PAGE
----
Will German World Cup win boost 'Mutti' Merkel's ratings?

Jul 14, 2014

Football-loving Chancellor seems more popular than ever after Germany's World Cup success

Guido Bergmann/Bundesregierung via Getty Images

Germany's chancellor Angela Merkel is "riding high" after Germany's World Cup win, reports the Daily Telegraph. The nation's best World Cup performance in over 24 years and its first World Cup victory since reunification has "done wonders" for Merkel's image over the past few weeks.

Merkel has been called the team's "lucky charm" and according to many German supporters "our twelfth man is a woman".

She was in the crowd for the final on Sunday and German fans cheered as they watched Merkel, nicknamed 'Mutti' or 'mother', warmly embrace each player in turn after the win and present them with their winners’ medals.

Manfred Guellner, the head of the Forsa polling agency, linked a small spike in recent polls to Merkel's attendance at World Cup matches.

"The chancellor is showing once again ... that she takes people and their interests seriously and is celebrating with them", he said. By posing for selfies with players and showing sincere emotion "she chimed with the majority's attitude to life".

Unlike other politicians who make occasional appearances at large sporting events, fans appear to have happily accepted Merkel as a genuine football fan. As well as showing her support at every one of Germany's matches during this summer's tournament, she consistently attended matches even before becoming chancellor.

Her willingness to pose for selfies with the players and her excited reaction to Germany's extra-time goal has further endeared her to football fans.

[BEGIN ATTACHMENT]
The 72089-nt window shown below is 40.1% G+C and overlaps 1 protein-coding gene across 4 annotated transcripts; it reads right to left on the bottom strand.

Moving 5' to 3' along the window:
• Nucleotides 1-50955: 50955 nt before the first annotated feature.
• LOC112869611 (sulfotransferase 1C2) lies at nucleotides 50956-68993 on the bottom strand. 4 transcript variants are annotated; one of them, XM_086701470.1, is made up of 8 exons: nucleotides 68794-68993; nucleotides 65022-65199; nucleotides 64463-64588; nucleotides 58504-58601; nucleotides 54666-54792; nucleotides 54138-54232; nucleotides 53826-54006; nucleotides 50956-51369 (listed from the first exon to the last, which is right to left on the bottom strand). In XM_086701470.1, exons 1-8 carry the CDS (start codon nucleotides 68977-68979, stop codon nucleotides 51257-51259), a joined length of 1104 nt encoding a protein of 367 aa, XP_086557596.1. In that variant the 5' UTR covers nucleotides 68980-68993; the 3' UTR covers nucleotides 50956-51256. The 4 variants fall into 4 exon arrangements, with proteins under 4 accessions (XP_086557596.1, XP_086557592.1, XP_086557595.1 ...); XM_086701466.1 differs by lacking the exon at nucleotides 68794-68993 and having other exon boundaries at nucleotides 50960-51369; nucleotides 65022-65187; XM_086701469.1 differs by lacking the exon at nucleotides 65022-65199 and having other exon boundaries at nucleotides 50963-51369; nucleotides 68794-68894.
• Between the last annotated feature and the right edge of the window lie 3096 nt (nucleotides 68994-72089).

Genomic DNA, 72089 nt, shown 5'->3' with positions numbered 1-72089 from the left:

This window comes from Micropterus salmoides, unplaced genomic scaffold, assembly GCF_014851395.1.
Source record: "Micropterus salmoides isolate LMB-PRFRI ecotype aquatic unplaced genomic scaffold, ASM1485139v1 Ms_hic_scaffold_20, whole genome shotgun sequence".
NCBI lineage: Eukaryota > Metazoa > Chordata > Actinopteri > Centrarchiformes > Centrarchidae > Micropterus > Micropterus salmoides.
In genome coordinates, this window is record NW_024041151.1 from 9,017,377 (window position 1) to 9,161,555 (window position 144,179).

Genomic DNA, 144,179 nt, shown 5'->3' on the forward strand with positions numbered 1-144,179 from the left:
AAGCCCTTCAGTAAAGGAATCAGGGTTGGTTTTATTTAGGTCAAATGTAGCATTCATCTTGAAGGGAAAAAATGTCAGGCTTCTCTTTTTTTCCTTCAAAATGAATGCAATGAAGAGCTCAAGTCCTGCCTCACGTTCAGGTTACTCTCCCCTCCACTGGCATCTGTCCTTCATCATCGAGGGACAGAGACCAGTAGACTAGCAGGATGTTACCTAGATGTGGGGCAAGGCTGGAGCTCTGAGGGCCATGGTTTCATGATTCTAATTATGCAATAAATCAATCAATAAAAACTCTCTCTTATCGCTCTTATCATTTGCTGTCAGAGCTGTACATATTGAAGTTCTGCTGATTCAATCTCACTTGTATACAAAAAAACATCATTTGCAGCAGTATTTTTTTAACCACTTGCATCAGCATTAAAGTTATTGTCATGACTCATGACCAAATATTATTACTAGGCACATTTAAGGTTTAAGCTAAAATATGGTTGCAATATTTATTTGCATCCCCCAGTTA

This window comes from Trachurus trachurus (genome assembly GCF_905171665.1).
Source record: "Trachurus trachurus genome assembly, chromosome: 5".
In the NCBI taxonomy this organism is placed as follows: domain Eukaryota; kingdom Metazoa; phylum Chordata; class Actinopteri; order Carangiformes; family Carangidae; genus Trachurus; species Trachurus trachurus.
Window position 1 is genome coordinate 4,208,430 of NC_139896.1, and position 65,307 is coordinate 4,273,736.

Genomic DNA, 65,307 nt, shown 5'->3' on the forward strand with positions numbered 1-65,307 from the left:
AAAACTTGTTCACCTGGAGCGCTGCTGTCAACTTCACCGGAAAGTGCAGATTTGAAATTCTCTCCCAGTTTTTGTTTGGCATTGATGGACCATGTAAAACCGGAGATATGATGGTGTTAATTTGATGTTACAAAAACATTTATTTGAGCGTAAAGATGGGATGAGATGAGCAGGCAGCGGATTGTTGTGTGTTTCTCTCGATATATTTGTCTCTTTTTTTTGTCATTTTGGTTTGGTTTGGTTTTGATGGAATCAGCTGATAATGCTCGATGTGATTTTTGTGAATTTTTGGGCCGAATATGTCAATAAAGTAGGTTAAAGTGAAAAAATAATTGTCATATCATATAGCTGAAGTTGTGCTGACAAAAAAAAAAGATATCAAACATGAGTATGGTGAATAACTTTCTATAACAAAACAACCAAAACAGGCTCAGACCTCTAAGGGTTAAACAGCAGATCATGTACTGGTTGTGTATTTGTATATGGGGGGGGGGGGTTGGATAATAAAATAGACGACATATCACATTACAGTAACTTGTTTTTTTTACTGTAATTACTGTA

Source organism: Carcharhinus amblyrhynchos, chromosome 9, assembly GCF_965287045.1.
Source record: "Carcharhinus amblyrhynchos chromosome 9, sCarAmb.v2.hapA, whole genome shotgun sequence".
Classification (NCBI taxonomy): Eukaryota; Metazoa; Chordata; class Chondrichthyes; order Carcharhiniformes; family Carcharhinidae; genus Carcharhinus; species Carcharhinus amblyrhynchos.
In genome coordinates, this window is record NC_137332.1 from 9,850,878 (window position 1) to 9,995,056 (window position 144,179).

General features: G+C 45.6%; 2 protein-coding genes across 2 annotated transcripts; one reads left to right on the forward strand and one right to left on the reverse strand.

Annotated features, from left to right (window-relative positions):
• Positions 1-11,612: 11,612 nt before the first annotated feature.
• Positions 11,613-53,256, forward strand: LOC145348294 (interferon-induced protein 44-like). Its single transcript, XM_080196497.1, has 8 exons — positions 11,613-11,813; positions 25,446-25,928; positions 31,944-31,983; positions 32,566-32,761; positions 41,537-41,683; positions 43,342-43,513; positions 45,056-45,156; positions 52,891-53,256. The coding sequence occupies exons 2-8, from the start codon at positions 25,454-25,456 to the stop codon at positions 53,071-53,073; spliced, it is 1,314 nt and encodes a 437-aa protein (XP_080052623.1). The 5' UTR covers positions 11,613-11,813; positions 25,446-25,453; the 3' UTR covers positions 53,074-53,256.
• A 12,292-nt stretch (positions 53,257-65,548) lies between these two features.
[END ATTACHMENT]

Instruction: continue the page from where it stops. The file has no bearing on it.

The surge in support is needed after the negative press Merkel has received in the past few weeks, says the Telegraph. She has had to deal with new allegations that German government officials were spying for the US as well as reports by Der Spiegel magazine that she plans to step down as chancellor.

But critics are sceptical of how success on the field translates into the political arena.

"There has been much pontification on the link between politics and sport but not much hard evidence", says the BBC's Stephen Evans.

Evans points out that research indicates that the link between sporting success and benefits to a nation and politicians is "negligible". Studies show that Merkel "is unlikely to get a great political benefit from the victory on the field", he said.

Merkel's popularity was already at an all-time high before the World Cup and commentators argue that the team's win had little to do with improving it.

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